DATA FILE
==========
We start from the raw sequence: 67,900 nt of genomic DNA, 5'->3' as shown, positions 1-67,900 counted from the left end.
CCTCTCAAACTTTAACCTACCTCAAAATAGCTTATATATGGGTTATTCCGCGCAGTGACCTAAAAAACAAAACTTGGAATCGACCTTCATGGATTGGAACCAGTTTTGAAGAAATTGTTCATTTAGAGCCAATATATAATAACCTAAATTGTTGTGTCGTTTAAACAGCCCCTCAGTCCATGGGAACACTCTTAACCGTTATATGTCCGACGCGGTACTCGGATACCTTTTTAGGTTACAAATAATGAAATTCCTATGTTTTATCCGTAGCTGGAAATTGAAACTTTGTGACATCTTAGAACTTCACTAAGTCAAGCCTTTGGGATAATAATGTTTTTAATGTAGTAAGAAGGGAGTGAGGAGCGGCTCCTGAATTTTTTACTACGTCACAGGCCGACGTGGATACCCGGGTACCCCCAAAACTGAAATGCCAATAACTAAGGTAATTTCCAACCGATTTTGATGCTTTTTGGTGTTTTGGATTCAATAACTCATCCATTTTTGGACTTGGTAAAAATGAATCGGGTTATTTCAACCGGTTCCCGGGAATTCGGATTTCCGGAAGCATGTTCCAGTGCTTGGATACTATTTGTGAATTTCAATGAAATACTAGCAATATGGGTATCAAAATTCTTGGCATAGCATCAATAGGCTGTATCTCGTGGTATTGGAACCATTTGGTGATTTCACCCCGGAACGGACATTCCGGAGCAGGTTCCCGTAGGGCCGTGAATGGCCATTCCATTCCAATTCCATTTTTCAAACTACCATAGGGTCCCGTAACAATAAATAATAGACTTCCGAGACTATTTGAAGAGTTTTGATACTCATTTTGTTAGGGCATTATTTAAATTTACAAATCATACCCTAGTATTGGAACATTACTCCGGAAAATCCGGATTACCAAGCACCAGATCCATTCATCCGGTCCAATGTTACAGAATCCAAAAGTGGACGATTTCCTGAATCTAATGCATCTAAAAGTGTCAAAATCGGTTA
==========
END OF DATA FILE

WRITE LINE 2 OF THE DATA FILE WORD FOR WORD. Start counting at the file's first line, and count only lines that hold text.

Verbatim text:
CCTCTCAAACTTTAACCTACCTCAAAATAGCTTATATATGGGTTATTCCGCGCAGTGACCTAAAAAACAAAACTTGGAATCGACCTTCATGGATTGGAACCAGTTTTGAAGAAATTGTTCATTTAGAGCCAATATATAATAACCTAAATTGTTGTGTCGTTTAAACAGCCCCTCAGTCCATGGGAACACTCTTAACCGTTATATGTCCGACGCGGTACTCGGATACCTTTTTAGGTTACAAATAATGAAATTCCTATGTTTTATCCGTAGCTGGAAATTGAAACTTTGTGACATCTTAGAACTTCACTAAGTCAAGCCTTTGGGATAATAATGTTTTTAATGTAGTAAGAAGGGAGTGAGGAGCGGCTCCTGAATTTTTTACTACGTCACAGGCCGACGTGGATACCCGGGTACCCCCAAAACTGAAATGCCAATAACTAAGGTAATTTCCAACCGATTTTGATGCTTTTTGGTGTTTTGGATTCAATAACTCATCCATTTTTGGACTTGGTAAAAATGAATCGGGTTATTTCAACCGGTTCCCGGGAATTCGGATTTCCGGAAGCATGTTCCAGTGCTTGGATACTATTTGTGAATTTCAATGAAATACTAGCAATATGGGTATCAAAATTCTTGGCATAGCATCAATAGGCTGTATCTCGTGGTATTGGAACCATTTGGTGATTTCACCCCGGAACGGACATTCCGGAGCAGGTTCCCGTAGGGCCGTGAATGGCCATTCCATTCCAATTCCATTTTTCAAACTACCATAGGGTCCCGTAACAATAAATAATAGACTTCCGAGACTATTTGAAGAGTTTTGATACTCATTTTGTTAGGGCATTATTTAAATTTACAAATCATACCCTAGTATTGGAACATTACTCCGGAAAATCCGGATTACCAAGCACCAGATCCATTCATCCGGTCCAATGTTACAGAATCCAAAAGTGGACGATTTCCTGAATCTAATGCATCTAAAAGTGTCAAAATCGGTTA